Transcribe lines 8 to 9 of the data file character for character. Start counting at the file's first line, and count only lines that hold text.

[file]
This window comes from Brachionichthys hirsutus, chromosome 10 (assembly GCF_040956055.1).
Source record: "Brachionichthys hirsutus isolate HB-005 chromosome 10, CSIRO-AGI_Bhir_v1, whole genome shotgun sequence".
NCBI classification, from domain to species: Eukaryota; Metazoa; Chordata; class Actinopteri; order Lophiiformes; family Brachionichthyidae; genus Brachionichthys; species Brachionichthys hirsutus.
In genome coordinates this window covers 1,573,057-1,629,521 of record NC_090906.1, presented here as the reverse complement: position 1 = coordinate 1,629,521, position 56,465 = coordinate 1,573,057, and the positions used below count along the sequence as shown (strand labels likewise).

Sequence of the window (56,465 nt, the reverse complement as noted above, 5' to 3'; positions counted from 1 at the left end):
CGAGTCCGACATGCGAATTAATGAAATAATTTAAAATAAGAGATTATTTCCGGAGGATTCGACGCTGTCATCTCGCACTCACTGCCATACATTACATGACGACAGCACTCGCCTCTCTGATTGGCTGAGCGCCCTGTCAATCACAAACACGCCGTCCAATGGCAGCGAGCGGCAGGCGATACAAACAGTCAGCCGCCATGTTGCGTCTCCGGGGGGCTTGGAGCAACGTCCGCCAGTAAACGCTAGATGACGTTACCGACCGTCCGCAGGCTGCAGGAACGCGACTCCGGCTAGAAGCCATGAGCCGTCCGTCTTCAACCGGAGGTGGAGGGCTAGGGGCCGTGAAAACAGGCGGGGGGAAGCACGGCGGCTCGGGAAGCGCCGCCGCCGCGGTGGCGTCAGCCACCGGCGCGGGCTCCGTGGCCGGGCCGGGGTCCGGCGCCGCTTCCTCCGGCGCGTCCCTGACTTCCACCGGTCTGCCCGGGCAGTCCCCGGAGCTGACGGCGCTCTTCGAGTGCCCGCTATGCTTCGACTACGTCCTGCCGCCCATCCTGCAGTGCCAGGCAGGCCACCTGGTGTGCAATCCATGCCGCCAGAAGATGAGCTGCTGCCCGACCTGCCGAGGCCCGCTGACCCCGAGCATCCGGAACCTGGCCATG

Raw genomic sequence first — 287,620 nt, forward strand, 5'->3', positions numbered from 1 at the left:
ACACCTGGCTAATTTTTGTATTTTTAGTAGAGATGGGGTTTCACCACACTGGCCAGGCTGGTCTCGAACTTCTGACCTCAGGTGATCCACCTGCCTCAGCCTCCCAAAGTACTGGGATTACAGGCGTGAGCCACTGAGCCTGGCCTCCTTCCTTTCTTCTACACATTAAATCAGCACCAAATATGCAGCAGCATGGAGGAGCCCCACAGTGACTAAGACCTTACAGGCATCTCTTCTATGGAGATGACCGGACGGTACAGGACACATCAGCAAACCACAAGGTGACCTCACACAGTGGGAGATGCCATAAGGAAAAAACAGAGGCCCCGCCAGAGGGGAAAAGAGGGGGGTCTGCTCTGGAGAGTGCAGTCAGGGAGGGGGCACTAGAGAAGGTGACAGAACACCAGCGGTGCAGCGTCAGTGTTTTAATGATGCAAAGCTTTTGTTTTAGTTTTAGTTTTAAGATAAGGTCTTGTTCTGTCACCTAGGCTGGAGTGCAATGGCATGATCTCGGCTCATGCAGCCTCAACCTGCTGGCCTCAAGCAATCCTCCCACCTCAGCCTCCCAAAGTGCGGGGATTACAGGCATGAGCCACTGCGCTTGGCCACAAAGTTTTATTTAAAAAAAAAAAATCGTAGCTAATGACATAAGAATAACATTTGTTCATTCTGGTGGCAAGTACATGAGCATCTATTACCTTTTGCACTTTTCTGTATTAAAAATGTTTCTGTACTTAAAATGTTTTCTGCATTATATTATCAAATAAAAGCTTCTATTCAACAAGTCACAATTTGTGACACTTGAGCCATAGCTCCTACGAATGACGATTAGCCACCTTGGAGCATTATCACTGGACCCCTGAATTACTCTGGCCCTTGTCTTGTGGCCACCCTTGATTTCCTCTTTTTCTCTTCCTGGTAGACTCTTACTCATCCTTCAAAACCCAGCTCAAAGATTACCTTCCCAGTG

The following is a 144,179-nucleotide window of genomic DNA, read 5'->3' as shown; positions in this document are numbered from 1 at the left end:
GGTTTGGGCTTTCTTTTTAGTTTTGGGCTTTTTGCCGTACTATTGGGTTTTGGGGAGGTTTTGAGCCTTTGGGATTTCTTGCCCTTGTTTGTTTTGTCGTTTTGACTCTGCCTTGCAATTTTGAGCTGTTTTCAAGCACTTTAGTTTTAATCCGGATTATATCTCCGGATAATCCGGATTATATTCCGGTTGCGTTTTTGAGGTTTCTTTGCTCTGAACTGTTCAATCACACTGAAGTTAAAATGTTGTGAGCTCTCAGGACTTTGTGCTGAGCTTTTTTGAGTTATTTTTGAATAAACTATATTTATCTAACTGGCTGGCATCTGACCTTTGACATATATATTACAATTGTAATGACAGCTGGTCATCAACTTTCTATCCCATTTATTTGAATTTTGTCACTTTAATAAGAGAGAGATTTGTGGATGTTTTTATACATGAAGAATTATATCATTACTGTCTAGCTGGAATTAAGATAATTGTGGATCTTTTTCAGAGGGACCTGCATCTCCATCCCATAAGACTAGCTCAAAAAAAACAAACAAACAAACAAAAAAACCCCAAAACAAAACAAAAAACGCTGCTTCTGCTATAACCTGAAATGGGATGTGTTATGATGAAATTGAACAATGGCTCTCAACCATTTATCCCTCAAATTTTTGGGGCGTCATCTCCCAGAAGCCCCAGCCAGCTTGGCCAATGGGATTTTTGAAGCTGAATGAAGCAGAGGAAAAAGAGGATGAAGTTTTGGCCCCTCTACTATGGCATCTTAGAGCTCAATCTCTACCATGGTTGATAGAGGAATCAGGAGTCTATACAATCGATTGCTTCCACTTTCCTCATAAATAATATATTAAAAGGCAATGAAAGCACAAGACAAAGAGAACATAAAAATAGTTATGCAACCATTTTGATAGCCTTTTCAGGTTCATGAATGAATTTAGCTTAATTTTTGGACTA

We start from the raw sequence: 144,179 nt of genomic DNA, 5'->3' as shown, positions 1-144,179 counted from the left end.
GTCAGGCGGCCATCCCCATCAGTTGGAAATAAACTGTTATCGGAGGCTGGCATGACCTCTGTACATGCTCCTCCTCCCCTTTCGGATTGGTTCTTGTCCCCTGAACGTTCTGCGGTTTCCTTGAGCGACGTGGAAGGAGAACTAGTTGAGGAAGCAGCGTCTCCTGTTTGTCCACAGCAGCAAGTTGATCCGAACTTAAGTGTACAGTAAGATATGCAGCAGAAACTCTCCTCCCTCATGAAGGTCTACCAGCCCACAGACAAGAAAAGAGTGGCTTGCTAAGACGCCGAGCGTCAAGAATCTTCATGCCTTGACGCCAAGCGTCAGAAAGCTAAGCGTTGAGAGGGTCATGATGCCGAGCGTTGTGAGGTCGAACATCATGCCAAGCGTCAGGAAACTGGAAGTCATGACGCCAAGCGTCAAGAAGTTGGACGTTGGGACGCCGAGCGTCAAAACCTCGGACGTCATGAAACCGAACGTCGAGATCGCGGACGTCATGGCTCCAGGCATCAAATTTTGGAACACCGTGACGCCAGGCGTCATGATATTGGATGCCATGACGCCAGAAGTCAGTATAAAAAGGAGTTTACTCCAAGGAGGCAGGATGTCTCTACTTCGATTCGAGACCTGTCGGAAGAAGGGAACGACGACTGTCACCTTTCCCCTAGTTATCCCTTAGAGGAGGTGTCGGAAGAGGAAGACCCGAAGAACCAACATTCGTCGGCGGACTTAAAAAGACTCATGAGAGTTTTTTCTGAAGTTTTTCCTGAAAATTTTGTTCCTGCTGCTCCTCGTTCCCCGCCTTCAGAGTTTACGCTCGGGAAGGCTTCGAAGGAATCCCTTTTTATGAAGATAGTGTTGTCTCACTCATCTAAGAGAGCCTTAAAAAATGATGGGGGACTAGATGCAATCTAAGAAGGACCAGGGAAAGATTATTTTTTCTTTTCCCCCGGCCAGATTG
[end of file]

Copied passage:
ACACCTGGCTAATTTTTGTATTTTTAGTAGAGATGGGGTTTCACCACACTGGCCAGGCTGGTCTCGAACTTCTGACCTCAGGTGATCCACCTGCCTCAGCCTCCCAAAGTACTGGGATTACAGGCGTGAGCCACTGAGCCTGGCCTCCTTCCTTTCTTCTACACATTAAATCAGCACCAAATATGCAGCAGCATGGAGGAGCCCCACAGTGACTAAGACCTTACAGGCATCTCTTCTATGGAGATGACCGGACGGTACAGGACACATCAGCAAACCACAAGGTGACCTCACACAGTGGGAGATGCCATAAGGAAAAAACAGAGGCCCCGCCAGAGGGGAAAAGAGGGGGGTCTGCTCTGGAGAGTGCAGTCAGGGAGGGGGCACTAGAGAAGGTGACAGAACACCAGCGGTGCAGCGTCAGTGTTTTAATGATGCAAAGCTTTTGTTTTAGTTTTAGTTTTAAGATAAGGTCTTGTTCTGTCACCTAGGCTGGAGTGCAATGGCATGATCTCGGCTCATGCAGCCTCAACCTGCTGGCCTCAAGCAATCCTCCCACCTCAGCCTCCCAAAGTGCGGGGATTACAGGCATGAGCCACTGCGCTTGGCCACAAAGTTTTATTTAAAAAAAAAAAATCGTAGCTAATGACATAAGAATAACATTTGTTCATTCTGGTGGCAAGTACATGAGCATCTATTACCTTTTGCACTTTTCTGTATTAAAAATGTTTCTGTACTTAAAATGTTTTCTGCATTATATTATCAAATAAAAGCTTCTATTCAACAAGTCACAATTTGTGACACTTGAGCCATAGCTCCTACGAATGACGATTAGCCACCTTGGAGCATTATCACTGGACCCCTGAATTACTCTGGCCCTTGTCTTGTGGCCACCCTTGATTTCCTCTTTTTCTCTTCCTGGTAGACTCTTACTCATCCTTCAAAACCCAGCTCAAAGATTACCTTCCCAGTG

The following is a 144,179-nucleotide window of genomic DNA, read 5'->3' as shown; positions in this document are numbered from 1 at the left end: